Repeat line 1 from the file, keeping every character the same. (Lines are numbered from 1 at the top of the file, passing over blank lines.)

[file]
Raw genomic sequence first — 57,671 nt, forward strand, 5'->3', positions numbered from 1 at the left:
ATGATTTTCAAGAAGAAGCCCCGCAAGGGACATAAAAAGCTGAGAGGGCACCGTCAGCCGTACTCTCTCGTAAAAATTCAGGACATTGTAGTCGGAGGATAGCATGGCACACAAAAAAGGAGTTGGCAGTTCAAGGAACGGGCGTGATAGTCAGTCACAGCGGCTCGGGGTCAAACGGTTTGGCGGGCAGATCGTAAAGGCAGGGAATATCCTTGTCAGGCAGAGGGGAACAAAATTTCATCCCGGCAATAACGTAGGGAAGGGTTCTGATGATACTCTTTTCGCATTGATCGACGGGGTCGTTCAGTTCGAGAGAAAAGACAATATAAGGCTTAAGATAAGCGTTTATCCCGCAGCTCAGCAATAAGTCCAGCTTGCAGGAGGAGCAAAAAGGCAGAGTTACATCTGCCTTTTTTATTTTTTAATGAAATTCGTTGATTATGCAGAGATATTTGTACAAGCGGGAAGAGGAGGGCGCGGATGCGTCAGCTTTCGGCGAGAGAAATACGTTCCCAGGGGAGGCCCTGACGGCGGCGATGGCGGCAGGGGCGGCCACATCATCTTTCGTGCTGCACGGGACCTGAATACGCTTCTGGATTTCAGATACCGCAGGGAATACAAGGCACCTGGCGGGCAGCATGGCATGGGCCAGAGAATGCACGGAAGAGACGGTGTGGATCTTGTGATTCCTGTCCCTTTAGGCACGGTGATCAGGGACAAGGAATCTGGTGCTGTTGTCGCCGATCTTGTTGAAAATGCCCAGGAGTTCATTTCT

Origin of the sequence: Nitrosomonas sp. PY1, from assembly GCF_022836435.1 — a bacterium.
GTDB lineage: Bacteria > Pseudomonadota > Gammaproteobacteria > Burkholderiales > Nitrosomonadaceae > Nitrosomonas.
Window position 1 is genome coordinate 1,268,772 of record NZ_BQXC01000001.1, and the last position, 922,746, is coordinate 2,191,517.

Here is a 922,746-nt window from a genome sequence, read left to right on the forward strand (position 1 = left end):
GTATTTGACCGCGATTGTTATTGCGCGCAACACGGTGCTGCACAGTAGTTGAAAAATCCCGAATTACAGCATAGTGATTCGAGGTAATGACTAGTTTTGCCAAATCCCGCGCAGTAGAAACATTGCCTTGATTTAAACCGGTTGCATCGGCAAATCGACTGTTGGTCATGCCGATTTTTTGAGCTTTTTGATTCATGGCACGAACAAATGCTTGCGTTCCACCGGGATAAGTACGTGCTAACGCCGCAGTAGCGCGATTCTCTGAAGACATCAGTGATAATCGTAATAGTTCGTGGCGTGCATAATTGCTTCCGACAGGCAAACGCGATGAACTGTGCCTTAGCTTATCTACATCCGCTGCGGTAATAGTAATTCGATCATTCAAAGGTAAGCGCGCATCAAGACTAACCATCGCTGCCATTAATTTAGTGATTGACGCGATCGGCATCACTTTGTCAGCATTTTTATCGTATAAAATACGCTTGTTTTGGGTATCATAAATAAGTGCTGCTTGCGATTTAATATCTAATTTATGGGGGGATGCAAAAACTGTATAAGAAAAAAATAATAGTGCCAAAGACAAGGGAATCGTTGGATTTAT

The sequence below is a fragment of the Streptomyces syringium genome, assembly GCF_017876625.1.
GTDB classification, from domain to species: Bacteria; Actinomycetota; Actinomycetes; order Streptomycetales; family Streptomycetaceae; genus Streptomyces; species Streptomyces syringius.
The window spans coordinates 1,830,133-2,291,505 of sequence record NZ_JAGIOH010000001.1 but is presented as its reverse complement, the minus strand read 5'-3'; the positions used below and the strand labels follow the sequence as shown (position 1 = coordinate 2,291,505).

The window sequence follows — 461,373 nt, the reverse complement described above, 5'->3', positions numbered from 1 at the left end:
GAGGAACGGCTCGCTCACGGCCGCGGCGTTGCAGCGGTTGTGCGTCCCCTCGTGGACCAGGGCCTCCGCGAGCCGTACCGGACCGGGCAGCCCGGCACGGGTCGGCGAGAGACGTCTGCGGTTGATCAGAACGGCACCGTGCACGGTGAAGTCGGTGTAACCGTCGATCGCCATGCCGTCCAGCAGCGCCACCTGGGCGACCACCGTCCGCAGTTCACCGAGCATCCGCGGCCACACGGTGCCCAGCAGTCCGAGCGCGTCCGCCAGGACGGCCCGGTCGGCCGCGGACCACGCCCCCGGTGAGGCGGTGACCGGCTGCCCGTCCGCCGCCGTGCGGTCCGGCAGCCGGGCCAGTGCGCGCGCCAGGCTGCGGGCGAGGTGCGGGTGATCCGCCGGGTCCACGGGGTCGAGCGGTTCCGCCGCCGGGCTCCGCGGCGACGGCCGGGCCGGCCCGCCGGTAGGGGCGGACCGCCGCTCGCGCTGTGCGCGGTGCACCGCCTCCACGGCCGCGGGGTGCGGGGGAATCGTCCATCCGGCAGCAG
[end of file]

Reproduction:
Raw genomic sequence first — 57,671 nt, forward strand, 5'->3', positions numbered from 1 at the left: